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Seriously, you are relying on Philippa Gregory to come to an accurate conclusion on, well, anything?

She writes historical fiction, not academic text books.

And to answer your question, there was deep seated and vocal catholic opposition until the Act of Settlement and the advent of the Hanoverians, LONG after Elizabeth shuffled off.

James II was forced to abdicate because of his faith, if you remember.

Not being smart, but you do actually remember a Stuart being made a Cardinal and everything, no??
Well he would say he never abdicated. He fled England and was therefore said by Parliament to have abdicated, but he strongly disagreed.

I think the real religious division in England in the 17th century was between High Church (Catholic in appearance) Protestantism and Low Church (essentially Calvinist) Protestantism. Most Scottish Jacobites were not Catholics but the Episcopalian Scots, while the Presbyterians were Williamites and then Hanoverians. Probably only 2% of Scots were Catholic after the Reformation of 1560.

James II's son would likely have gained the throne peacefully in 1715 had not Queen Anne suddenly appointed a Hanoverian Whig as Lord Treasurer (the Duke of Shrewsbury). Before then the govt was Tory, and they were not Catholic but High Church, and knew the Hanoverians intended to dismiss them for making peace with France in the War of the Spanish Succession. In the 18th century perhaps 25% of Tories were closet Jacobites, but many insisted the Stuarts would have to convert first. There was a schism in the Anglican Church after James II was deposed between Juring and Non-Juring clergy (the latter who refused to recognise the deposition of James II's line). But they were not Catholics but High Church Protestants who saw the monarch as head of their church regardless of his religion.
 
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corelli

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Well he would say he never abdicated. He fled England and was therefore said by Parliament to have abdicated, but he strongly disagreed.

I think the real religious division in England in the 17th century was between High Church (Catholic in appearance) Protestantism and Low Church (essentially Calvinist) Protestantism. Most Scottish Jacobites were not Catholics but the Episcopalian Scots, while the Presbyterians were Williamites and then Hanoverians. Probably only 2% of Scots were Catholic after the Reformation of 1560.
Well, why did he flee England? You are dancing on the head of a pin there! :)

I think the second bit is essentially true of you say the main political division was between high and low church, rather than religious division. After all, Henry VIII was esentially what we would today call a High Church Anglican, with some small differences.
 

Dame_Enda

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Well, why did he flee England? You are dancing on the head of a pin there! :)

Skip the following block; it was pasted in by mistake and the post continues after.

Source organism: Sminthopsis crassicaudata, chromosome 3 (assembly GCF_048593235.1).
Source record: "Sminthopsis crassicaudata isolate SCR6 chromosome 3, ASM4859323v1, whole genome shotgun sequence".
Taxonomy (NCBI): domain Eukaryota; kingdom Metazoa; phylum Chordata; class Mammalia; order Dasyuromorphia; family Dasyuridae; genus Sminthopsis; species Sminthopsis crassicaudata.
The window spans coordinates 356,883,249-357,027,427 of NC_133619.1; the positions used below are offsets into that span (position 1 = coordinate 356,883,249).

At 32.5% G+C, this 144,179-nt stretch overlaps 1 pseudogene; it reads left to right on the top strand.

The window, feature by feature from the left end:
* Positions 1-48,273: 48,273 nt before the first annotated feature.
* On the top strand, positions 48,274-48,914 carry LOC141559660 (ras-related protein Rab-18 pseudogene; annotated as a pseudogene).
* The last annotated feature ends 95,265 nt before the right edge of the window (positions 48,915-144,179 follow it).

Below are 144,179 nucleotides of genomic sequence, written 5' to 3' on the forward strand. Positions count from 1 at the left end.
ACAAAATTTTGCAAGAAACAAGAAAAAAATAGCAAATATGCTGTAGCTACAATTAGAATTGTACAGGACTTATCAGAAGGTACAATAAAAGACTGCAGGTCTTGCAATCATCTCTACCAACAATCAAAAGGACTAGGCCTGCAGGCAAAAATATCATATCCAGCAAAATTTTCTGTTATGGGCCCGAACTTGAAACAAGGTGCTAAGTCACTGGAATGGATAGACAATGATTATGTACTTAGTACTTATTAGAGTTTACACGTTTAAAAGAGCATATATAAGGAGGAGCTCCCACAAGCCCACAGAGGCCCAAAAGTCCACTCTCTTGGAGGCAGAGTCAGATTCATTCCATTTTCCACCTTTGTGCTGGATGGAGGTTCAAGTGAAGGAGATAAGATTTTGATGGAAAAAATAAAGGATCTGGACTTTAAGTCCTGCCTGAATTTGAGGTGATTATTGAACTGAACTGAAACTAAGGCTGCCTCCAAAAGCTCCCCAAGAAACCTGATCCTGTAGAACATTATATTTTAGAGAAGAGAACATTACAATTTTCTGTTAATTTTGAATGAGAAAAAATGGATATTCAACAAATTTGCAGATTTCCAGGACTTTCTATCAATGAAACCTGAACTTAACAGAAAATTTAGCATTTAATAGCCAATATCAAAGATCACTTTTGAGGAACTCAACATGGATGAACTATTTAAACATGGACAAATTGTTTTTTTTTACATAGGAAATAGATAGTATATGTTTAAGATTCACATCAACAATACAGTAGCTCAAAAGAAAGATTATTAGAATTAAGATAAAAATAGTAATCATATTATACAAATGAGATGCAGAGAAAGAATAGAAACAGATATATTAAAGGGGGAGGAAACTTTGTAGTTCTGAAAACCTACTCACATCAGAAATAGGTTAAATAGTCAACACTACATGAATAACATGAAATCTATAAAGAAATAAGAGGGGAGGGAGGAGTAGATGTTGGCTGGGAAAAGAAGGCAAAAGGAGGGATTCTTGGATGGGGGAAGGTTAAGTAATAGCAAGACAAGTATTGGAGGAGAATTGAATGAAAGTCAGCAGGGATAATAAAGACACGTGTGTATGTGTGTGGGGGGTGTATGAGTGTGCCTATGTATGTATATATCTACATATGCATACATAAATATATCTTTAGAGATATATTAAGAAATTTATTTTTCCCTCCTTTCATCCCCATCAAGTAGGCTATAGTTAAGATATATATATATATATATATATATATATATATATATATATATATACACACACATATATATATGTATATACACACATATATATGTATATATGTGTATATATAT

I think the second bit is essentially true of you say the main political division was between high and low church, rather than religious division. After all, Henry VIII was esentially what we would today call a High Church Anglican, with some small differences.
Well it was religion too when you consider that the Puritans and their descendents the Nonconformists were persecuted (much less under the Williamite Toleration Acts) since the Restoration of 1660. Google the Sacherevell riots for more info on the High-Low Church divisions.

I'm not entirely certain James II couldn't have survived if he had stayed put. The book "The Army and the Glorious Revolution" argues that it was the commanders who defected to William while the rank and file still supported James until he fled. I think had he might have survived (but that's doubtful I know) had he remained a private Catholic instead of trying to legislate for toleration so soon (especially given the Revocation of the Edict of Nantes 1685 in France which led to massive French Protestant refugee flows to England), and had he not unwisely sacked all the Protestants from his government. Parliament knew he was Catholic before his accession to the throne and they voted him a grant of £6,000,000 - the largest grant to a Stuart monarch until then.

Also, the plan to pack the parliament with people who would repeal the Penal Laws threatened the careers of the existing political class and I think that was also a factor. He was using the Corporation Act to purge the corporations (that elected MPs back then) of those opposed to toleration. The elections in the end had to be cancelled because of the imminent invasion by William and last minute attempts by James to win over those he had alienated (which were not very convincing).
 
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Big Brother

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It gives me faith in this country that we care enough about history to keep a thread like this going.
 

Malcolm Redfellow

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Witness the Vicar of Bray, and other stories

It might be as pertinent to wonder just how deeply religious conviction — of any kind — ever ran among the commonality of England. I have hanging here a reproduction of the Green Man from the Black Prince's Chantry at Canterbury. Such pagan elements crop up, one way and another, across Britain and Ireland, in the holiest Christian shrines. And what about the odd (some very odd) Síle na gcíoch around more locally (most usually in the areas of strongest Norman influence, it seems)?

The ballad The Vicar of Bray refers to the period from the Restoration through to the Hanoverians: it was first in print in 1736.

The expression (and, by implication, a version of the ballad) clearly predates that: Thomas Fuller in 1684 has this: